Editorial: School can address Vaping issue without punishing all students

Vaping is increasingly becoming a problem at WHS.

Its no secret that certain students abuse their privileges and freedoms during school hours, for example, vaping in bathrooms and locker rooms. We recognize the school’s reasoning and understand that vaping is an issue, and the problem at school has decreased after principal Jan Hutley outlined the consequences in class meetings.

While we agree that WHS should work to prevent vaping, we don’t agree with the way it has been handled during AB.

Most of the problems of vaping along with students not checking in with teachers has occurred during advisor base. AB is supposed to be a time to make teachers available to students for extra help. It’s also the time set aside for extra things such as club meetings, ZAP or school assemblies. In a sense, it is the student’s time to get caught up academically and participate in a number of other activities throughout the school.

With the new problems, recent restrictions on traveling to different classrooms during AB have caused an uproar in the student body. Students now have to obtain a signed pass from the teacher they wish to visit prior to AB and have it signed by their teacher. This creates difficulty because after running around the school to get a pass and talk to teachers it leaves very little time to actually work on our homework. Teachers also have little time to talk to us for help when they are continuously filling out the passes and answering phone calls from students who wish to travel to their classroom.

A better way to go about this situation would be to enforce the QR code sign-out sheet that we already have implemented. This method was only faulty because it wasn’t being enforced by certain AB teachers. If problems with students still arise during AB, a good way to handle it would simply be to take the specific person’s AB rights away, rather than the entire student body.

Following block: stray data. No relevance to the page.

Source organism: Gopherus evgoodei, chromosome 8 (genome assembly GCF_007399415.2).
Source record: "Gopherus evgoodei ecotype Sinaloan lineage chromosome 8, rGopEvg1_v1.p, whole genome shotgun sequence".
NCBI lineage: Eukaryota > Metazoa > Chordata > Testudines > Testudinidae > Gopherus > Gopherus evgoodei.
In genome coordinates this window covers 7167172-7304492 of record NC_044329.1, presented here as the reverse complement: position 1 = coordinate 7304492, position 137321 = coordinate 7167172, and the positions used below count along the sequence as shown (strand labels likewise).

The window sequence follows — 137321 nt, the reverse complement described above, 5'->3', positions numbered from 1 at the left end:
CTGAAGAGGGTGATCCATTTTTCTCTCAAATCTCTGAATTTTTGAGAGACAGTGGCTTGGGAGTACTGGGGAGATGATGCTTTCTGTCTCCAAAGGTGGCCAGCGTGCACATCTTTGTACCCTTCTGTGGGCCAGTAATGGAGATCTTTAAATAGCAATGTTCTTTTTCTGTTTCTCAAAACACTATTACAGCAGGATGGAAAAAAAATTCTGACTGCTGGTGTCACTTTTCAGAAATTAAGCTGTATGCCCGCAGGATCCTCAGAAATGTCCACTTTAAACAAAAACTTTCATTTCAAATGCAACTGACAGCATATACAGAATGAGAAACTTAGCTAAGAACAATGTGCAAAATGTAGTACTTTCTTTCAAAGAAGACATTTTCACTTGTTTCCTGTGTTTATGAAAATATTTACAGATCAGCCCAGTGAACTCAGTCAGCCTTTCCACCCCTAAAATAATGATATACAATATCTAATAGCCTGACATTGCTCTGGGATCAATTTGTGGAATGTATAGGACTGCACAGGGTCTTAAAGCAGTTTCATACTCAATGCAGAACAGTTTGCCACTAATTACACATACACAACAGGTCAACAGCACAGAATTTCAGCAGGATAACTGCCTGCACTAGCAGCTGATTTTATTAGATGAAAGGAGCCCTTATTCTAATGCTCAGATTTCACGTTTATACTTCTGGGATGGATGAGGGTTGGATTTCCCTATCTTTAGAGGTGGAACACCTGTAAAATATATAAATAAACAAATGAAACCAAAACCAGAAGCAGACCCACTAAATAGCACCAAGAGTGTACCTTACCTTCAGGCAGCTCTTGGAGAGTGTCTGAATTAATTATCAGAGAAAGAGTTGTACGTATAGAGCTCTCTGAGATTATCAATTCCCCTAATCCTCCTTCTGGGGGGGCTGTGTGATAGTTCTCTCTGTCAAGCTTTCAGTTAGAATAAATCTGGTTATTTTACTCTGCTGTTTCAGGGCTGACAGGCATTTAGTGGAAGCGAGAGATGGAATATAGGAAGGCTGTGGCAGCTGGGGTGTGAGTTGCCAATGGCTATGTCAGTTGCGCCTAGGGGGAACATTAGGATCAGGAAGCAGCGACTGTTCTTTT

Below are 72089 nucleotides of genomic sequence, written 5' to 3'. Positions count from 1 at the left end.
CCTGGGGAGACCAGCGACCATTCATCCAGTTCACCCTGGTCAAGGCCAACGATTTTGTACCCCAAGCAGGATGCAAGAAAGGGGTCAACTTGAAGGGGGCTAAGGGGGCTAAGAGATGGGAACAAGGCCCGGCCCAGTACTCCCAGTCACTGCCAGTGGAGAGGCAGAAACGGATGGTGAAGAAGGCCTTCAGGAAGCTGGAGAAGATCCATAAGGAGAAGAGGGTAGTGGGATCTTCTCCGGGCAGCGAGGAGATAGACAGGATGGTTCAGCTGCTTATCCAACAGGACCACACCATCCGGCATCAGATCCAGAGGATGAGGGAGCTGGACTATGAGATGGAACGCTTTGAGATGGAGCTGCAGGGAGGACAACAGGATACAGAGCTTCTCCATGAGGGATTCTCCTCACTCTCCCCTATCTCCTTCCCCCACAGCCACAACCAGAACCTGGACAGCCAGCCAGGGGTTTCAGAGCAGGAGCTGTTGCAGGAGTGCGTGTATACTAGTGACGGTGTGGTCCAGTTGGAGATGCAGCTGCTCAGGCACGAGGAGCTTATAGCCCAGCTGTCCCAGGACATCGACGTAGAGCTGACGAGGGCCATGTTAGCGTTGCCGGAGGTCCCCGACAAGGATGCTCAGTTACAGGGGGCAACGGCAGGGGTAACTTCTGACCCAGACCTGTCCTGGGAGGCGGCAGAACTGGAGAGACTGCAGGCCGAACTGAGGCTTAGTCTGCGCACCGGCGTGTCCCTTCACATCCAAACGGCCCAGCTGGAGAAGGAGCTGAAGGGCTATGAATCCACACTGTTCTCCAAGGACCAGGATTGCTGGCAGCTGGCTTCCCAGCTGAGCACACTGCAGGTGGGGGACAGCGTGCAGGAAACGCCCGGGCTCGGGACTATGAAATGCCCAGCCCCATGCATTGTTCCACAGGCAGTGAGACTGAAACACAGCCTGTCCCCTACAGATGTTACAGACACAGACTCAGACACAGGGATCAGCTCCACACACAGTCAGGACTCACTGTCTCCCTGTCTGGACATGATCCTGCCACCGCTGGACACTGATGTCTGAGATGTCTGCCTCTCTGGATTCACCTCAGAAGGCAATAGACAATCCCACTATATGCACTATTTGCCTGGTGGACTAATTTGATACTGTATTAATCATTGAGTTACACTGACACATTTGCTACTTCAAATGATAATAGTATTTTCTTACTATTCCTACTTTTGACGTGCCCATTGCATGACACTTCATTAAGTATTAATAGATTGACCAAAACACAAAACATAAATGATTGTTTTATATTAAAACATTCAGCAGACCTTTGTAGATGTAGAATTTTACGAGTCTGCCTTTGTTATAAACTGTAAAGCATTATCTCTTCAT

The editorial is the opinion of the Charger staff. Send letters to the editor to  whscharger@gmail.com.

WHS attempts to combat vaping

E-cigarettes or “vaping” has become a widespread problem across adolescents and young adults, and students at WHS are no exception.

According to CNN, teen vaping increased nearly 80 percent in the last year. This new trend also created a complication for high schools across America.

“As the administration and staff, we are being proactive as possible to prevent this problem from arising at WHS,” WHS principal Jan Hutley said. The high school has taken initiative by locking locker rooms during the day, and enforcing hall passes for students. “We don’t want to sit back and wait to catch someone.”

Although the WHS handbook doesn’t specifically mention e-cigarettes, Hutley clarified they fall under the tobacco section.

“It’s important for students to be aware of the consequences that will be given to them if they make this choice,” Hutley said. She also conducted a meeting with each of the classes in WHS to explain the school’s policies. “This will also be treated like any other offense against tobacco products, alcohol or drugs, and law enforcement will have to be contacted.”

Many students are also unaware of the health risks that come with vaping. In a survey conducted by Charger staff, 59 percent of students believed that vaping had the same or less of health risks than smoking cigarettes. Although hazards like second-hand smoke are canceled out, vaping actually creates more of a health risk for the user. This is because of the amount of nicotine and other chemicals are increased with e-cigarettes.

“Vaping is a very important health risk topic that teens and adults need to understand,” Wabaunsee Health Department administrator Janet Wertzberger said.  “Although vaping may be recommended for some adults who already smoke and are trying to quit, it is by no means a healthy habit for someone who has never smoked.”

WHS also sent an email out to students’ parents, informing them of the expectations and school policy on vaping and tobacco use at school.

“It’s important to let kids and parents know this information, and to make sure they know we do care about their safety and well-being,” Hutley said.

— Abby Oliver, @AbbyOliver27

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